Wednesday, November 15, 2023

Translator’s Note for BUM TIYAYA BUM by RENE O. VILLANUEVA

Angela Narciso Torres presents “A Note from the Translator” to

BUM TIYAYA BUM by Rene O. Villanueva with English Translation by Angela Narciso Torres 

(Tahanan Books, 2023)




Growing up in Manila on such childhood staples such as “Bahay Kubo” and “Leron Leron, Sinta,” I never imagined I would one day translate them for 21st century readers. I can’t recall when I first encountered many of these. Perhaps they were hummed by my grandmother while cooking Sunday lunch, sung by friends on the schoolyard, or whistled by a neighbor sweeping his front steps. They were in the air we breathed.

       Being raised bilingual, I also learned Mother Goose nursery rhymes from an early age. “London Bridge” and “Ring Around the Rosie” were as much a part of our childhood games as “Penpen de Sarapen.” It is from these dual roots that I approached the translations of these artifacts of Filipino folk literature for modern readers.

       Filipino is a musical language. Repetitive open vowels and staccato syllables make for catchy, rollicking rhymes. My foremost aim was to capture this playful music for English readers. To this end, I aspired to mimic the easy cadences of everyday speech, language one might overhear on the playground, at the market, or along a country road. 

       In Filipino, rhyming words are readily available. Most words end in the vowel sounds a, o, or i. Also, almost any word can be reconfigured to fit a given rhyme scheme or syllabic count. In the first verse of the traditional farming song “Magtanim Ay Di Biro” (Planting Rice Is No Joke), each line ends with the vowel sound o.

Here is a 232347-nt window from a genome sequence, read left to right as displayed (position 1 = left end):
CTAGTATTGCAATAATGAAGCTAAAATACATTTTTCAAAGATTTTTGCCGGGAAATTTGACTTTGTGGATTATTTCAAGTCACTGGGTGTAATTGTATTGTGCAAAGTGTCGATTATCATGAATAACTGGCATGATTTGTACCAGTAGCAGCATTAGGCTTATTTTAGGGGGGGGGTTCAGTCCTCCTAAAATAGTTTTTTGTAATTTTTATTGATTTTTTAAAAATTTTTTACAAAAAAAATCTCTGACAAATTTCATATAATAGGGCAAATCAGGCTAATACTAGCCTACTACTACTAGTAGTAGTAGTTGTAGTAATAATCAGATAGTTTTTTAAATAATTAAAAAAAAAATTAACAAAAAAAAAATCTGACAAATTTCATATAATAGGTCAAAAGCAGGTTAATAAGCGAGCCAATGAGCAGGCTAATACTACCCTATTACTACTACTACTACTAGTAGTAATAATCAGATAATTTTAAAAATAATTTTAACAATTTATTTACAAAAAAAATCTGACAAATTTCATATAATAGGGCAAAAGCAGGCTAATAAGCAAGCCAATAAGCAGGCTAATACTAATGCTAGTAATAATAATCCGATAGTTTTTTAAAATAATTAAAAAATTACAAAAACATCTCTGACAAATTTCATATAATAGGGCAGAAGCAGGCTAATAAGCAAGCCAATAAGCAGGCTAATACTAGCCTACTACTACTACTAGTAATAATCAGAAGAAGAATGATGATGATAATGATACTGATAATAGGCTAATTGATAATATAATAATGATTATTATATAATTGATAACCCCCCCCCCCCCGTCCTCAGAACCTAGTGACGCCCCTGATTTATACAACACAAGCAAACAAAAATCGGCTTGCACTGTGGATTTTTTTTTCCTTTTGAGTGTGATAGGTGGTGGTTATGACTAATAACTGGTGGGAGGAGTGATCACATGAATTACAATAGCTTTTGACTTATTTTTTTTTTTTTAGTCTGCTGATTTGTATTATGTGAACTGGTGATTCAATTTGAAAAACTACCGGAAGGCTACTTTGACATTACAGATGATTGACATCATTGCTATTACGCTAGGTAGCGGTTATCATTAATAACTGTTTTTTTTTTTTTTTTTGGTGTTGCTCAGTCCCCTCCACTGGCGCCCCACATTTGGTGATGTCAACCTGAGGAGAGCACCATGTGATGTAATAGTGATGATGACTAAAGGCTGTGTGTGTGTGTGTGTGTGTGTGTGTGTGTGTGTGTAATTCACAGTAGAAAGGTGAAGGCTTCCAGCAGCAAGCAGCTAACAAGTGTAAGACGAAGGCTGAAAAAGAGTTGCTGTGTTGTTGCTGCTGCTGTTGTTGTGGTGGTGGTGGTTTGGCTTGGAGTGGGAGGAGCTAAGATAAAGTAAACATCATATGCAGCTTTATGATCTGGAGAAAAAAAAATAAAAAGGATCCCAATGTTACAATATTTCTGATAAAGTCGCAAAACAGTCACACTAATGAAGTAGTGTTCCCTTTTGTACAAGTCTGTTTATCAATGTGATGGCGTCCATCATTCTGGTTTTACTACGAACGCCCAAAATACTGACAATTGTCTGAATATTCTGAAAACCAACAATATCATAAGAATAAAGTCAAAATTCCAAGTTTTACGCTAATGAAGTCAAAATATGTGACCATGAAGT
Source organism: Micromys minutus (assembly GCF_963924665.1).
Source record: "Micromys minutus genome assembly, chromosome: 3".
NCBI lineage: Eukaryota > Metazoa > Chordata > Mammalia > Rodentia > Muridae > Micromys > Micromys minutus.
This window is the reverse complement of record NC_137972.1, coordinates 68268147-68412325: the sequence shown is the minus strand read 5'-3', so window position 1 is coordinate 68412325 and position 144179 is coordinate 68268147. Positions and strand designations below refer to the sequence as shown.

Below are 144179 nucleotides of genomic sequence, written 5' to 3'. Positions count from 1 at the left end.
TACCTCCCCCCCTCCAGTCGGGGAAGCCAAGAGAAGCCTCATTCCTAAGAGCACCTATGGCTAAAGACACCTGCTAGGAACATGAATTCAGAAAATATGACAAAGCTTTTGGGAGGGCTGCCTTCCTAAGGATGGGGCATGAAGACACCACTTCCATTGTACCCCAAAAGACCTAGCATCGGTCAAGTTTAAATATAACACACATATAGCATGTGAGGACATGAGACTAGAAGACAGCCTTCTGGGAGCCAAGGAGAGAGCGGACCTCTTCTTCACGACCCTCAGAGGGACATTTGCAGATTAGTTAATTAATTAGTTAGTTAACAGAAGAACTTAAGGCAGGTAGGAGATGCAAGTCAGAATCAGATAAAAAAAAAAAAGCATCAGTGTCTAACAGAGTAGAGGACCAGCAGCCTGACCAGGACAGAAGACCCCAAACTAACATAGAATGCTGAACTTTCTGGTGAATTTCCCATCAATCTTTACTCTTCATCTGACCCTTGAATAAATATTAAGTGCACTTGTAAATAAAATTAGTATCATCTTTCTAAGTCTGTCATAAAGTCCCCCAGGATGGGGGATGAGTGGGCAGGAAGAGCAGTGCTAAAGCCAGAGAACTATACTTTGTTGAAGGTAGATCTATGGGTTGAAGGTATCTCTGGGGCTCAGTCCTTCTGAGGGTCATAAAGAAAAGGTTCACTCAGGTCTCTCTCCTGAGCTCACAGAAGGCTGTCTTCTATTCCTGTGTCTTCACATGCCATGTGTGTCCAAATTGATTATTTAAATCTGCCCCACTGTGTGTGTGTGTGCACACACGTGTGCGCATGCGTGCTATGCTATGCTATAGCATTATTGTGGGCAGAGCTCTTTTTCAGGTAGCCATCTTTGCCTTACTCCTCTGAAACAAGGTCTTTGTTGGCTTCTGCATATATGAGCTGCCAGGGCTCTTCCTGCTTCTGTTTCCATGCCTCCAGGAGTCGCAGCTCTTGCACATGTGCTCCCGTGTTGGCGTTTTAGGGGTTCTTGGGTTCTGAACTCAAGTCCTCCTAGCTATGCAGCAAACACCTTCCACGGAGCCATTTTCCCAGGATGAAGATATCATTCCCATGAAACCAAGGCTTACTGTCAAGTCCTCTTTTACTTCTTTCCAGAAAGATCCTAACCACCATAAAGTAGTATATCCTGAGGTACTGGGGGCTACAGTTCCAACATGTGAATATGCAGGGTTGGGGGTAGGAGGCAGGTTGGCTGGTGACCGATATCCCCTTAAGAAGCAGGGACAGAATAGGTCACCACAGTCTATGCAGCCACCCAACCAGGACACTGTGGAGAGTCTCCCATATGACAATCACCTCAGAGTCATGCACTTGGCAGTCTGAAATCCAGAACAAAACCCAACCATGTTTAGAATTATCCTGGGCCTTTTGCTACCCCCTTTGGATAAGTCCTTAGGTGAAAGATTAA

Magtanim ay di biro

Maghapon nakayuko

Di naman makatayo

Di naman makaupo


       The English language is not as malleable. Hence, in my translation of this song, as in many other translations in this book, I turn to slant rhyme, internal rhyme, or other sound devices in lieu of perfect rhyme. Here, I use consonance, repeating the k sound at the end of each line. I also substitute the original A-A-A-A assonance with an A-A-B-B pattern.


Planting rice is not a joke.

All day long you’re in a yoke.

Never sit, never slack.

Never ever stretch your back.


       In translating these texts, I made every effort to honor the original intent and to use images from Philippine life and culture. Yet sometimes, in my search for a more compelling or amusing translation, I found it necessary to prioritize play over literal meaning. Hence, literal translations have been provided at the back of the book. This should allow curious readers to trace the journey of these translations from their origin. 

       It is my hope that readers of all ages will sing, play along, and be amused by these translations as much as I enjoyed their much-loved Filipino versions as a child. If not, the fault is entirely mine.


                                                                                                            ANGELA NARCISO TORRES  




Angela Narciso Torres is the author of What Happens Is Neither (Four Way Books in 2021), Blood Orange, winner of the Willow Book Literature Award for Poetry, and a chapbook, To the Bone (Sundress Publications, 2020). Recent work appears in POETRY, The Missouri Review, and TriQuarterly. A graduate of the Warren Wilson MFA Program and Harvard Graduate School of Education, Ms. Torres has received fellowships from Bread Loaf Writers’ Conference and Ragdale Foundation. She serves as a senior and reviews editor for RHINO Poetry. 




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